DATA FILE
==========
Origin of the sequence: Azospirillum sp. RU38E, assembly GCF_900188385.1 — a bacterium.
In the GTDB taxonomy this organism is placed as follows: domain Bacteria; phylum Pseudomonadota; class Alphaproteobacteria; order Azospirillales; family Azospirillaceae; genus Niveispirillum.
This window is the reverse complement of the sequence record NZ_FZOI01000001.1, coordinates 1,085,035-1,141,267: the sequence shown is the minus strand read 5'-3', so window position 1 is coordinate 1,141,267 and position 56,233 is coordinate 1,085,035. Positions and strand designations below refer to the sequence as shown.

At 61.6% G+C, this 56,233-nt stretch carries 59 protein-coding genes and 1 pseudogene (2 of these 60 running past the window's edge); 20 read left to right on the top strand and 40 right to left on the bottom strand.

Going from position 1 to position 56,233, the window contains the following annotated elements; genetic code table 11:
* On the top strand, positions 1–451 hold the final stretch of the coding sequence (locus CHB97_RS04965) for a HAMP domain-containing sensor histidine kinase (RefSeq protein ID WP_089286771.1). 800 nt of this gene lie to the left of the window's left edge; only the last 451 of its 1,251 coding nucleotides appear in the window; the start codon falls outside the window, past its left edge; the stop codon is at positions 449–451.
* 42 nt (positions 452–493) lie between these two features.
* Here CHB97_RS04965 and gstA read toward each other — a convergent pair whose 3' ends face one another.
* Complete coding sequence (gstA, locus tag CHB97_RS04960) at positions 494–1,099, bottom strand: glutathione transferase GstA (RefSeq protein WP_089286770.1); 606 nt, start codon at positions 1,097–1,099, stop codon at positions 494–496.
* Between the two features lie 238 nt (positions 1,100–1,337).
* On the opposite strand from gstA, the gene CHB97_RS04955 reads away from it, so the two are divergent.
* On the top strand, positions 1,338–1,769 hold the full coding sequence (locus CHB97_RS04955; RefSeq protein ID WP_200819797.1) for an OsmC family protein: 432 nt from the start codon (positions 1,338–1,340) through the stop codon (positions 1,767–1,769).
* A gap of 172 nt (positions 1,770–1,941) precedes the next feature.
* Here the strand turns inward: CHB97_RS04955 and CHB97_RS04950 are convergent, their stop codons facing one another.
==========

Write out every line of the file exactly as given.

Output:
Origin of the sequence: Azospirillum sp. RU38E, assembly GCF_900188385.1 — a bacterium.
In the GTDB taxonomy this organism is placed as follows: domain Bacteria; phylum Pseudomonadota; class Alphaproteobacteria; order Azospirillales; family Azospirillaceae; genus Niveispirillum.
This window is the reverse complement of the sequence record NZ_FZOI01000001.1, coordinates 1,085,035-1,141,267: the sequence shown is the minus strand read 5'-3', so window position 1 is coordinate 1,141,267 and position 56,233 is coordinate 1,085,035. Positions and strand designations below refer to the sequence as shown.

At 61.6% G+C, this 56,233-nt stretch carries 59 protein-coding genes and 1 pseudogene (2 of these 60 running past the window's edge); 20 read left to right on the top strand and 40 right to left on the bottom strand.

Going from position 1 to position 56,233, the window contains the following annotated elements; genetic code table 11:
* On the top strand, positions 1–451 hold the final stretch of the coding sequence (locus CHB97_RS04965) for a HAMP domain-containing sensor histidine kinase (RefSeq protein ID WP_089286771.1). 800 nt of this gene lie to the left of the window's left edge; only the last 451 of its 1,251 coding nucleotides appear in the window; the start codon falls outside the window, past its left edge; the stop codon is at positions 449–451.
* 42 nt (positions 452–493) lie between these two features.
* Here CHB97_RS04965 and gstA read toward each other — a convergent pair whose 3' ends face one another.
* Complete coding sequence (gstA, locus tag CHB97_RS04960) at positions 494–1,099, bottom strand: glutathione transferase GstA (RefSeq protein WP_089286770.1); 606 nt, start codon at positions 1,097–1,099, stop codon at positions 494–496.
* Between the two features lie 238 nt (positions 1,100–1,337).
* On the opposite strand from gstA, the gene CHB97_RS04955 reads away from it, so the two are divergent.
* On the top strand, positions 1,338–1,769 hold the full coding sequence (locus CHB97_RS04955; RefSeq protein ID WP_200819797.1) for an OsmC family protein: 432 nt from the start codon (positions 1,338–1,340) through the stop codon (positions 1,767–1,769).
* A gap of 172 nt (positions 1,770–1,941) precedes the next feature.
* Here the strand turns inward: CHB97_RS04955 and CHB97_RS04950 are convergent, their stop codons facing one another.